Herbs are so useful and easy to grow that whenever I visit a garden without them there’s a sense of disappointment.
Their natural setting for me is alongside the vegetable patch, the closer to the kitchen the better, but how easily most will slot into ornamental borders.
They grow best in a sunny spot on land that drains well, but in the absence of garden space they’ll cheerfully exist in a diversity of containers. I’ve encountered them thriving in almost everything from disused kitchen sinks to discarded walking boots – with 14 varieties planted in one big hanging basket.
Before any buying, sowing or planting, do check out the growth habits of any herbs you’re interested in.
Some, lovage, angelica and fennel for example, will become rather tall and are often better planted in a mixed border, whilst the likes of thyme and marjoram fit neatly into confined spaces.
Many varieties of mint are noted for aggressive behaviour so play safe and plant them in a container that can be plunged into the soil. You can then exercise a degree of control.
Several herbs are perennials by nature. The clump-forming types e.g. mint, lemon balm, marjoram, oregano, chives, can be lifted and divided up into sections for propagation purposes.
This is a simple way to get started if you have a gardening friend willing to share.
Other perennial types e.g. sage and rosemary, develop a bushy form and can be raised from stem cuttings. Many are easily raised from seed.
Parsley is slightly different in that the seed takes a while longer than others to germinate. The story goes that after sowing it spends some time with the devil and only surfaces on the sixth week, having had enough of his company.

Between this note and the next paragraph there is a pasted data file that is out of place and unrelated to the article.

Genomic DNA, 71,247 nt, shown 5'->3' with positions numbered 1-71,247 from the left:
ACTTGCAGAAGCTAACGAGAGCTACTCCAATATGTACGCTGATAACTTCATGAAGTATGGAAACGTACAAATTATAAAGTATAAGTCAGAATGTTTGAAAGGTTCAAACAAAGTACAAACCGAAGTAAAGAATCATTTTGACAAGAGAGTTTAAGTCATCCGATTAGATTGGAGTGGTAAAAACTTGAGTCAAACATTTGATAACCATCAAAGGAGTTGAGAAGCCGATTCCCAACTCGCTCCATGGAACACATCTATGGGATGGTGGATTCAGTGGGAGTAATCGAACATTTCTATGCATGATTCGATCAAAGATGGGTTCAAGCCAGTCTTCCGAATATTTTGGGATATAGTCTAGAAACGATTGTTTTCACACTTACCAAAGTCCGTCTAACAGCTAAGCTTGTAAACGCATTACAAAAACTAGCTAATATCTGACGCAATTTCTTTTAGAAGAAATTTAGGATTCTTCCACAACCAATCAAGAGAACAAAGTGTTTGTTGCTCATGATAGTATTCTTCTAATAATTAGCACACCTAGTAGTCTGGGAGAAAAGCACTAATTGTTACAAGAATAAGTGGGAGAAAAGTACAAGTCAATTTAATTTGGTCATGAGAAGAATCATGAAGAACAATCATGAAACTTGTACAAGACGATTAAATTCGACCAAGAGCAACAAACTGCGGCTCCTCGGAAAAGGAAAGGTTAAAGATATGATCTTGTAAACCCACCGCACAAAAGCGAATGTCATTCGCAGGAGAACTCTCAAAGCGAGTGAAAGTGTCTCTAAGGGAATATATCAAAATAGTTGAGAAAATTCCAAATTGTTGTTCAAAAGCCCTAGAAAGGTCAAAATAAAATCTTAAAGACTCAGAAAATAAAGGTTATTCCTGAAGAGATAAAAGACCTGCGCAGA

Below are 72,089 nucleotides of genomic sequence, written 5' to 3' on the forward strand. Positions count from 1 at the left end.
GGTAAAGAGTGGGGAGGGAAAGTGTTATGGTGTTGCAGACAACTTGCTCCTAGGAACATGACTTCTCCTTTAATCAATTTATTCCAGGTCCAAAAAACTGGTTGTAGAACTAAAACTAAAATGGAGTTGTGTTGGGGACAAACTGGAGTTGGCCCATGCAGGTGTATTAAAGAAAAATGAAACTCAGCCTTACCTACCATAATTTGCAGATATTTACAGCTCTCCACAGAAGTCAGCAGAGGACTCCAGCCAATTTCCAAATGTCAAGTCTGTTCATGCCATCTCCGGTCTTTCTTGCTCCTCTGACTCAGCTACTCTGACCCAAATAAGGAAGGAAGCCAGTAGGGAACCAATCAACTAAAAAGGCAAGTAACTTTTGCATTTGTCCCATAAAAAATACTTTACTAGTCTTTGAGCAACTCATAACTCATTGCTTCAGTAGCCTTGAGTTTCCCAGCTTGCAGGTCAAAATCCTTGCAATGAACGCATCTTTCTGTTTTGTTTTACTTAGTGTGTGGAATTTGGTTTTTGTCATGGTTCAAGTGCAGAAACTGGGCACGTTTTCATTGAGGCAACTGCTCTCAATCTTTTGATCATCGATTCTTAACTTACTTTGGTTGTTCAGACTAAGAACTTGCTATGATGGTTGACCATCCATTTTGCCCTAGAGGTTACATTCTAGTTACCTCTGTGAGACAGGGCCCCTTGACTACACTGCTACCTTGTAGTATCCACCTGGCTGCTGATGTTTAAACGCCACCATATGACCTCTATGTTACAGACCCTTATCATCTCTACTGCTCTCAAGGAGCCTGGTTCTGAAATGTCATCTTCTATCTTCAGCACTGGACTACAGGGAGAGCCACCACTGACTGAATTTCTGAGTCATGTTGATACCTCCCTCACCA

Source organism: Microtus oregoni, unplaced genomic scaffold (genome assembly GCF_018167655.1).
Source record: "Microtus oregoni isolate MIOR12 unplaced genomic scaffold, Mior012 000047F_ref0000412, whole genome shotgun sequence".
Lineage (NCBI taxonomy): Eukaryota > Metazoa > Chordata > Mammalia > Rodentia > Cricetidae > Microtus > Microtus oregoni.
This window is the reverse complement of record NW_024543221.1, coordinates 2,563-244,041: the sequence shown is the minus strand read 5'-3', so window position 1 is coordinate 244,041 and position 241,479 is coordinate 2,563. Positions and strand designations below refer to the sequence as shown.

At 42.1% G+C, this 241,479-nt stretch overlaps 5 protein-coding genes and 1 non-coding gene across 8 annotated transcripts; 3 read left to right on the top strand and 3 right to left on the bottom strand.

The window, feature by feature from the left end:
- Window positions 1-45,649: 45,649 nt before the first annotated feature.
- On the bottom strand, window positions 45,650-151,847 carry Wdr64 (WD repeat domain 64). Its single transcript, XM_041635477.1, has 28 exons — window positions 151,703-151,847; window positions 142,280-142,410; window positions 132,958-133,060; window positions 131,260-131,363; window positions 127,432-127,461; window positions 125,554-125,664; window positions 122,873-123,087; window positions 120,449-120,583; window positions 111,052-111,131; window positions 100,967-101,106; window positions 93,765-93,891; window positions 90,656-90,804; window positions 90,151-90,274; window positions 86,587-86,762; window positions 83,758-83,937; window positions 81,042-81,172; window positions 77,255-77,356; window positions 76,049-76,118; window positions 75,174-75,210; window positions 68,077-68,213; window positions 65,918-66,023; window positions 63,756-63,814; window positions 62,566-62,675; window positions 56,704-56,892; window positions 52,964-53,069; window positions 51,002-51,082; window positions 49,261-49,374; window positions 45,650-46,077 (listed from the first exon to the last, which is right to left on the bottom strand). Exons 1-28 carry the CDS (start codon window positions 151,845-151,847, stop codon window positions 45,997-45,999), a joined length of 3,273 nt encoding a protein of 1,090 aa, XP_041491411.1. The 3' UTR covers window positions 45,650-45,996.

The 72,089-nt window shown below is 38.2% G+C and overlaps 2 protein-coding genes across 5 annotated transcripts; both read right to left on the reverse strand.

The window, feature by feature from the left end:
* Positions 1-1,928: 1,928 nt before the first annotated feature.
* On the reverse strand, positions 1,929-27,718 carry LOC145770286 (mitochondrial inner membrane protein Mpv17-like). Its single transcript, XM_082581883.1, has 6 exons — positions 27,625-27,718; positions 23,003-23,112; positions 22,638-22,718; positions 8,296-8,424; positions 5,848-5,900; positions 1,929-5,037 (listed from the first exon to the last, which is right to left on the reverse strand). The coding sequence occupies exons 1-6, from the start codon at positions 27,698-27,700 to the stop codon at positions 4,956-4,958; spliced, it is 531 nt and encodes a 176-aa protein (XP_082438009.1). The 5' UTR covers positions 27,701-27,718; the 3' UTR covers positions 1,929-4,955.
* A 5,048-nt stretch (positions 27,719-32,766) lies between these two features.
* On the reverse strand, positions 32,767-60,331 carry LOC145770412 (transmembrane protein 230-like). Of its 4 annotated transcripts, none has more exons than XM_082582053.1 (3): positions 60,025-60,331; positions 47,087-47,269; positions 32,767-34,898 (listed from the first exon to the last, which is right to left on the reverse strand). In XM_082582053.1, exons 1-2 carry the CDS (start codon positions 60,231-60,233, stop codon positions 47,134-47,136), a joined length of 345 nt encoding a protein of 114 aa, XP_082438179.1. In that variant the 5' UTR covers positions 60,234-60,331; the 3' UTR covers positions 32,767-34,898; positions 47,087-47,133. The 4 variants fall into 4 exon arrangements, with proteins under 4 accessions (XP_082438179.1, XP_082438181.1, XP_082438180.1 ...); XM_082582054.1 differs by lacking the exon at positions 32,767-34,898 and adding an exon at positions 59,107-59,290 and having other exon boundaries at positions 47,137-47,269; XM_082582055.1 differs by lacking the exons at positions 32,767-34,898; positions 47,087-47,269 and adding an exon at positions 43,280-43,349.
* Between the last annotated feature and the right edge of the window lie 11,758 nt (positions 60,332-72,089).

In practice, if you sow directly into the early summer soil it really does take an age to surface but there is a way of breaking seed dormancy and speeding up the process.
I empty the seed into an egg cup and fill it up with relatively warm water, letting them soak overnight. Next day they are sown and offered a propagator temperature of 20 Celsius.
A sowing was made on April 4 this year and the first seedlings appeared 12 days later.
Young, well-rooted plants of curled parsley will be used to edge two island beds, and last year’s specimens, still growing in the garden, fresh and in regular use, will be composted.
Chive shoots first emerged outdoors in late February this year and we’ve been picking them ever since. The plants began as seeds, a straightforward sowing at 15 Celsius in the propagator followed by planting in a permanent position on two island vegetable beds. After three years the bulbs had developed enough to divide them up and plant elsewhere.
Four years on from sowing we have seedlings appearing in the flagstone paths that dissect the vegetable beds. Flower buds are left on some plants to keep the bees happy.